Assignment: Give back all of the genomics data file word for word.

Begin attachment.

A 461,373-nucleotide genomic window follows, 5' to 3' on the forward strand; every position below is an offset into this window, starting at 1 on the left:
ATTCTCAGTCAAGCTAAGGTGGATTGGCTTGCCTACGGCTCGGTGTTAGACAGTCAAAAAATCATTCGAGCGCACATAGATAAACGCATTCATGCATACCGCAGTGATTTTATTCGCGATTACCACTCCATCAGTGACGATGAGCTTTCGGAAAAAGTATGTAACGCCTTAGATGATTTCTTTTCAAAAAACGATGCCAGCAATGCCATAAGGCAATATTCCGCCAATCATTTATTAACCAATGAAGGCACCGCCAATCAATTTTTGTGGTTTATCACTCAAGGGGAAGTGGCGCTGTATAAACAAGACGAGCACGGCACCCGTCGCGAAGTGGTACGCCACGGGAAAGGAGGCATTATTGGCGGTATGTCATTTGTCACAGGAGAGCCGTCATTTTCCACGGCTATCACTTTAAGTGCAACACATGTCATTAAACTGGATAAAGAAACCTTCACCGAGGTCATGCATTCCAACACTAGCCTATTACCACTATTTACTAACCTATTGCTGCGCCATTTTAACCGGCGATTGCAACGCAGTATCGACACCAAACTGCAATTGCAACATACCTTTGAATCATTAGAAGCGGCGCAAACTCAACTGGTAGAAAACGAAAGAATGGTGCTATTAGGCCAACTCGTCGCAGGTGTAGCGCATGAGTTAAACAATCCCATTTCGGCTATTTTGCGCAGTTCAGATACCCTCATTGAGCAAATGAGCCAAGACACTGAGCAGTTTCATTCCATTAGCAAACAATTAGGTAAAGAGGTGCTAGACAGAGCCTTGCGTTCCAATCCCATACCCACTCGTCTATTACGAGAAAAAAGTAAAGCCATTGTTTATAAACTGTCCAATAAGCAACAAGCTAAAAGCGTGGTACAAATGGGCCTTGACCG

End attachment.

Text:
A 461,373-nucleotide genomic window follows, 5' to 3' on the forward strand; every position below is an offset into this window, starting at 1 on the left:
ATTCTCAGTCAAGCTAAGGTGGATTGGCTTGCCTACGGCTCGGTGTTAGACAGTCAAAAAATCATTCGAGCGCACATAGATAAACGCATTCATGCATACCGCAGTGATTTTATTCGCGATTACCACTCCATCAGTGACGATGAGCTTTCGGAAAAAGTATGTAACGCCTTAGATGATTTCTTTTCAAAAAACGATGCCAGCAATGCCATAAGGCAATATTCCGCCAATCATTTATTAACCAATGAAGGCACCGCCAATCAATTTTTGTGGTTTATCACTCAAGGGGAAGTGGCGCTGTATAAACAAGACGAGCACGGCACCCGTCGCGAAGTGGTACGCCACGGGAAAGGAGGCATTATTGGCGGTATGTCATTTGTCACAGGAGAGCCGTCATTTTCCACGGCTATCACTTTAAGTGCAACACATGTCATTAAACTGGATAAAGAAACCTTCACCGAGGTCATGCATTCCAACACTAGCCTATTACCACTATTTACTAACCTATTGCTGCGCCATTTTAACCGGCGATTGCAACGCAGTATCGACACCAAACTGCAATTGCAACATACCTTTGAATCATTAGAAGCGGCGCAAACTCAACTGGTAGAAAACGAAAGAATGGTGCTATTAGGCCAACTCGTCGCAGGTGTAGCGCATGAGTTAAACAATCCCATTTCGGCTATTTTGCGCAGTTCAGATACCCTCATTGAGCAAATGAGCCAAGACACTGAGCAGTTTCATTCCATTAGCAAACAATTAGGTAAAGAGGTGCTAGACAGAGCCTTGCGTTCCAATCCCATACCCACTCGTCTATTACGAGAAAAAAGTAAAGCCATTGTTTATAAACTGTCCAATAAGCAACAAGCTAAAAGCGTGGTACAAATGGGCCTTGACCG